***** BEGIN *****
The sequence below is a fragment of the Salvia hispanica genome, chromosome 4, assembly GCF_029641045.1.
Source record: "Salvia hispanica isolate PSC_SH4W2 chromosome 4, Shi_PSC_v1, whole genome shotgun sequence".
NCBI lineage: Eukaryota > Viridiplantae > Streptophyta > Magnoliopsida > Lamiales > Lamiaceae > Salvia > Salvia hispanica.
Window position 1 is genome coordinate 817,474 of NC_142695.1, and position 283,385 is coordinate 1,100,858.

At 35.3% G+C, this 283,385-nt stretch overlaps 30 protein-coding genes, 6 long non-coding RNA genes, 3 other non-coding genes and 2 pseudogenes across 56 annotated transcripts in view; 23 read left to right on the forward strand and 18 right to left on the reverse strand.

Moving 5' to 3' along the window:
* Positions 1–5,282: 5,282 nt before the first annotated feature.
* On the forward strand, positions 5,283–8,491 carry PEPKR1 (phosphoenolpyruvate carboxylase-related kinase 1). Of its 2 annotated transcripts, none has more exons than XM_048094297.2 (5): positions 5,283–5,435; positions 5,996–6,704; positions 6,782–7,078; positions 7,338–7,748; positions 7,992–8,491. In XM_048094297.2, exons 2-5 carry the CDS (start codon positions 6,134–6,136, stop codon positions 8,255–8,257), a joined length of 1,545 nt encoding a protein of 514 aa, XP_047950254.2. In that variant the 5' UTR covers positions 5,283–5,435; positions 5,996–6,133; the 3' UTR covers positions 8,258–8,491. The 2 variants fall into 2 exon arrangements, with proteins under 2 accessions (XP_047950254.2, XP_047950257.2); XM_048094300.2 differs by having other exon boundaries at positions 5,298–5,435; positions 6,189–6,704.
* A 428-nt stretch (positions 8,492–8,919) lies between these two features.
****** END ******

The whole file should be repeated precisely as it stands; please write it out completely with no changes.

The sequence below is a fragment of the Salvia hispanica genome, chromosome 4, assembly GCF_029641045.1.
Source record: "Salvia hispanica isolate PSC_SH4W2 chromosome 4, Shi_PSC_v1, whole genome shotgun sequence".
NCBI lineage: Eukaryota > Viridiplantae > Streptophyta > Magnoliopsida > Lamiales > Lamiaceae > Salvia > Salvia hispanica.
Window position 1 is genome coordinate 817,474 of NC_142695.1, and position 283,385 is coordinate 1,100,858.

At 35.3% G+C, this 283,385-nt stretch overlaps 30 protein-coding genes, 6 long non-coding RNA genes, 3 other non-coding genes and 2 pseudogenes across 56 annotated transcripts in view; 23 read left to right on the forward strand and 18 right to left on the reverse strand.

Moving 5' to 3' along the window:
* Positions 1–5,282: 5,282 nt before the first annotated feature.
* On the forward strand, positions 5,283–8,491 carry PEPKR1 (phosphoenolpyruvate carboxylase-related kinase 1). Of its 2 annotated transcripts, none has more exons than XM_048094297.2 (5): positions 5,283–5,435; positions 5,996–6,704; positions 6,782–7,078; positions 7,338–7,748; positions 7,992–8,491. In XM_048094297.2, exons 2-5 carry the CDS (start codon positions 6,134–6,136, stop codon positions 8,255–8,257), a joined length of 1,545 nt encoding a protein of 514 aa, XP_047950254.2. In that variant the 5' UTR covers positions 5,283–5,435; positions 5,996–6,133; the 3' UTR covers positions 8,258–8,491. The 2 variants fall into 2 exon arrangements, with proteins under 2 accessions (XP_047950254.2, XP_047950257.2); XM_048094300.2 differs by having other exon boundaries at positions 5,298–5,435; positions 6,189–6,704.
* A 428-nt stretch (positions 8,492–8,919) lies between these two features.